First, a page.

UN.GIFT interview with activist Somaly Mam
Born to a tribal minority family in the Mondulkiri province of Cambodia, Somaly Mam began life in extreme poverty. Her family often resorted to desperate means to survive, and their situation only deteriorated during the long civil war that devastated the country in the early '70s. When she was young, Somaly was sold into slavery by a man who posed as her grandfather; she endured years of sexual exploitation and rape.
Today she is an outspoken activist in the fight to end human trafficking. UN.GIFT sat down with Somaly to discuss her foundation and work with victims, future projects, and the challenges that persist in ensuring that children no longer suffer the way she did.
UN.GIFT: Can you tell us a bit about the primary aims and goals of the Somaly Mam Foundation?
SM: The Somaly Mam Foundation is working to create a world where women and children are free from slavery. We established the Foundation with the goal of providing three specific functions:
To support victim services. SMF provides financial and in-kind support to our partner organizations who work directly with survivors of human trafficking and who take a holistic approach to rescue, recovery, and reintegration
To eradicate slavery. We work on global advocacy campaigns and lobbying efforts, leverage celebrity voices, and mobilise grassroots level activism, all with the goal of raising mainstream awareness and influencing decision makers to end slavery
To empower survivors. Our Voices For Change program recognises the strength of survivors, giving them a platform for their voices to be heard and influence positive change. They help themselves through helping others, providing powerful mentorship to women undergoing rehabilitation or even those still within the sex industry. Additionally, SMF provides scholarships to survivors wishing to pursue higher education.
UN.GIFT: You were sold into sexual slavery by a man posing as your grandfather. How is the Somaly Mam Foundation working in order to prevent people from enduring the same fate?
SM: Our Advocacy Team in Cambodia works to educate the population about the issue of human trafficking, including how to take steps to protect yourself, how to recognise warning signs, and how you might be able to seek help if you are trafficked. We target communities deemed as being at high risk through workshops and seminars, and our staff also host a regular program on local Cambodian radio. We have recently established a network of students around Cambodia who we continue to train and support in raising awareness within their own communities. Alongside this, we have created a network of local authorities with whom we work closely to help them recognise cases of human trafficking and sexual exploitation and appropriately deal with perpetrators.
Tackling the demand side of the issue is also essential, and we have held seminars with universities, communities, and with local authorities about the sex industry and women's rights.
UN.GIFT: What inspired you to start the Somaly Mam Foundation?
SM: After establishing AFESIP Cambodia in 1996, then going on to help set up victim services programs in Vietnam, Thailand, and Laos, my goal was to see this great work supported through a sustainable fundraising vehicle. Additionally, I wanted to create a global stage for the voices of victims and survivors to be heard, to empower these brave women to be part of the solution to ending trafficking and sexual exploitation.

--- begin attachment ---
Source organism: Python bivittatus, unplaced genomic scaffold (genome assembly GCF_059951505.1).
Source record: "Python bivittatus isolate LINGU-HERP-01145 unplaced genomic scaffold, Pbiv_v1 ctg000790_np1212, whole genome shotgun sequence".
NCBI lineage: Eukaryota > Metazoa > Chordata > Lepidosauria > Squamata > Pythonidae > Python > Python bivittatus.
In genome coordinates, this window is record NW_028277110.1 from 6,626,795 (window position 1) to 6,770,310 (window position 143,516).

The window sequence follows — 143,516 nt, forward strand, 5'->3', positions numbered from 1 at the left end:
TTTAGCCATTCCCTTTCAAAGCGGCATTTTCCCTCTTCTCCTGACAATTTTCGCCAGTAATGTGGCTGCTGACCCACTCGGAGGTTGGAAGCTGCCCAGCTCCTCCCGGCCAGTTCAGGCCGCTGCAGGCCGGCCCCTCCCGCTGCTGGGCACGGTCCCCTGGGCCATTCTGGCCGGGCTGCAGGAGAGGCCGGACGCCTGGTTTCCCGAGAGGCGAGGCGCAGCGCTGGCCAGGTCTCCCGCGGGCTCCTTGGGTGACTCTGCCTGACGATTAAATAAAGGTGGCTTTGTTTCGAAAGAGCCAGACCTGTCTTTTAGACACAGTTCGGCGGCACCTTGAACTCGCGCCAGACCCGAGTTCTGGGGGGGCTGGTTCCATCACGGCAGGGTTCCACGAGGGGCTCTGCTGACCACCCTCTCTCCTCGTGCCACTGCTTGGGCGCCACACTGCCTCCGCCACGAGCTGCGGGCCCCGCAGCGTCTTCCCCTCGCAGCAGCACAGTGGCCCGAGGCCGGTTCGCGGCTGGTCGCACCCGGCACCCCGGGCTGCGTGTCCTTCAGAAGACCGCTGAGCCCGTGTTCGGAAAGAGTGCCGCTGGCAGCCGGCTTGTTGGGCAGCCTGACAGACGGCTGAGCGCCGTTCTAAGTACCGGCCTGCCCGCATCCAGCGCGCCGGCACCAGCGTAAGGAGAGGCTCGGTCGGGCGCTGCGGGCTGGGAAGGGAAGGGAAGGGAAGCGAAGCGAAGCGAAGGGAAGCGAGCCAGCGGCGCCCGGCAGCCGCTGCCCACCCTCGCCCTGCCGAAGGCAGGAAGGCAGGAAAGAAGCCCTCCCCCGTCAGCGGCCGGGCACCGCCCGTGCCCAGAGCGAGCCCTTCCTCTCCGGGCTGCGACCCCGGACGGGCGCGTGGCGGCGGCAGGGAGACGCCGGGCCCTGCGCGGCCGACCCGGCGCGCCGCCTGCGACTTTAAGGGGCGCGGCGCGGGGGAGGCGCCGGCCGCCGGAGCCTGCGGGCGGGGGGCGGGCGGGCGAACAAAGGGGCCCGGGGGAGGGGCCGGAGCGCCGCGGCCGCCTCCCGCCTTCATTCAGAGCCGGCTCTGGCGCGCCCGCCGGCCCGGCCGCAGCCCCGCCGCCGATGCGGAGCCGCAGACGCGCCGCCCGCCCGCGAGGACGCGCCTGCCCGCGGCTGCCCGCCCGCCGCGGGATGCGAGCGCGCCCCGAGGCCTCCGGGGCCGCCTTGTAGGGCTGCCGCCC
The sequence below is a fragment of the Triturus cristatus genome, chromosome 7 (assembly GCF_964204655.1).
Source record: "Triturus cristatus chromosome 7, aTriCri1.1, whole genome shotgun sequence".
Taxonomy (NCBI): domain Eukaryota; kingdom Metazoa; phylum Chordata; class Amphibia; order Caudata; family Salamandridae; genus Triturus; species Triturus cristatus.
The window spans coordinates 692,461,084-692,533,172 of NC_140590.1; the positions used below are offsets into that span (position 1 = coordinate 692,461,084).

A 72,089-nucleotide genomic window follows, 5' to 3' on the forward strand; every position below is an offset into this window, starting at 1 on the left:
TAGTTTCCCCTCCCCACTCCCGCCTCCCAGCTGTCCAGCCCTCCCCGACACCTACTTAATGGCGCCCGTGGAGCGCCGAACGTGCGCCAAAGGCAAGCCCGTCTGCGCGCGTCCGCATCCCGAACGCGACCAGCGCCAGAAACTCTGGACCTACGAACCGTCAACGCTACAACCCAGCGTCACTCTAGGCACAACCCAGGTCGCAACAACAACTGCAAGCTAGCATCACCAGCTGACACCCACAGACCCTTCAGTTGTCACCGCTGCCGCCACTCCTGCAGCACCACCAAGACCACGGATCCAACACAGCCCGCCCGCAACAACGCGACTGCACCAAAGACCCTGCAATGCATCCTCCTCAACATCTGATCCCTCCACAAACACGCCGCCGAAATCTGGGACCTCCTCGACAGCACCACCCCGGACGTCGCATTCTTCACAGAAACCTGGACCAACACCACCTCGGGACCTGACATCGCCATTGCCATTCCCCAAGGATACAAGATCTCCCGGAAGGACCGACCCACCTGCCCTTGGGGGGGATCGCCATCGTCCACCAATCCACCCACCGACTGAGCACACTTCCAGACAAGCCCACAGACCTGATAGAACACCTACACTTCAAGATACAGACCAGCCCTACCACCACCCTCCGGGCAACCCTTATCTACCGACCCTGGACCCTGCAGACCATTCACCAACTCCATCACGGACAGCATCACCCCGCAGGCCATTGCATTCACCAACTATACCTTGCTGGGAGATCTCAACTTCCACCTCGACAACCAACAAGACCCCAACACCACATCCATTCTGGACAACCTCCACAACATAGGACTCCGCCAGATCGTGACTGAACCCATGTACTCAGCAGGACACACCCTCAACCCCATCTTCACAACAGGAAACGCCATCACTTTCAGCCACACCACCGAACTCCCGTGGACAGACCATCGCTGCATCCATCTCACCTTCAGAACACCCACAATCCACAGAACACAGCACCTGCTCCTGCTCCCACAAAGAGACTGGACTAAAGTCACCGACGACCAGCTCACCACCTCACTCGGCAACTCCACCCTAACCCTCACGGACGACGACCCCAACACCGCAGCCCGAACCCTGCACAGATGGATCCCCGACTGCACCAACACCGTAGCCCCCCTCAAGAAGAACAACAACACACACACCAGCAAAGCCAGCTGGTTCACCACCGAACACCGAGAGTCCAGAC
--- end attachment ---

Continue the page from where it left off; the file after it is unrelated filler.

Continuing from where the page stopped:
UN.GIFT: Have you ever returned home?
SM: Mondulkiri province and my home village still hold a special place in my heart. I feel a sense of peace amongst nature, and it is nice to return from time to time to the familiar smells, tastes and language of my early childhood.
UN.GIFT: You've received a lot of attention for your work as an advocate of victims and an activist in the fight to end human trafficking. How has being in the spotlight and having your very personal story so widely known effected your work as an activist?
SM: I think you cannot help but be affected by such experiences. I have come to learn that the power of personal stories is that they can touch people deeply, with the potential to evoke great passion, dedication, and commitment to a cause. I never cease to be inspired and encouraged by such reactions to my story, and this gives me further strength to continue sharing my painful past. Sharing can bring about human connection, understanding, acceptance, and motivation for change. As an activist, to be able to foster love and positive action for those in need is a dream come true. I often say that "life is love," a meaningful life must contain love, and in order to love we must share our lives, our stories, our hearts.
UN.GIFT: Do you see the increased awareness that human trafficking has gotten in recent years making a tangible difference on the ground?
SM: Absolutely. When I began this work in the 1990s, people in Cambodia simply did not believe that such horrors occurred. Even until more recent years, they did not believe that children in brothels were being infected with HIV. As more and more people - both globally and locally - begin to understand the issues and the actual situation, we see impact by way of funding and donations for victim services, an ability to better engage the community in prevention strategies, and a society that can recognise and assist those in need. There is still a long way to go, but knowledge is always the first step.
International government support, such as the US State Department's G/TIP program and their annual TIP Report, puts meaningful pressure on countries which are not adequately addressing issues of trafficking, and over time we begin see tangible difference in terms of the introduction of national strategies to combat trafficking, introduction and strengthening of national policy, and improved law enforcement.
UN.GIFT: What are the biggest challenges in the fight against human trafficking today?
SM: In Cambodia, poverty is still a key push factor into trafficking. There are families who see no other options for improving their economic situation than to sell a daughter so that their other children can be fed. Programs which focus on improving livelihoods and economic management are essential in Cambodia.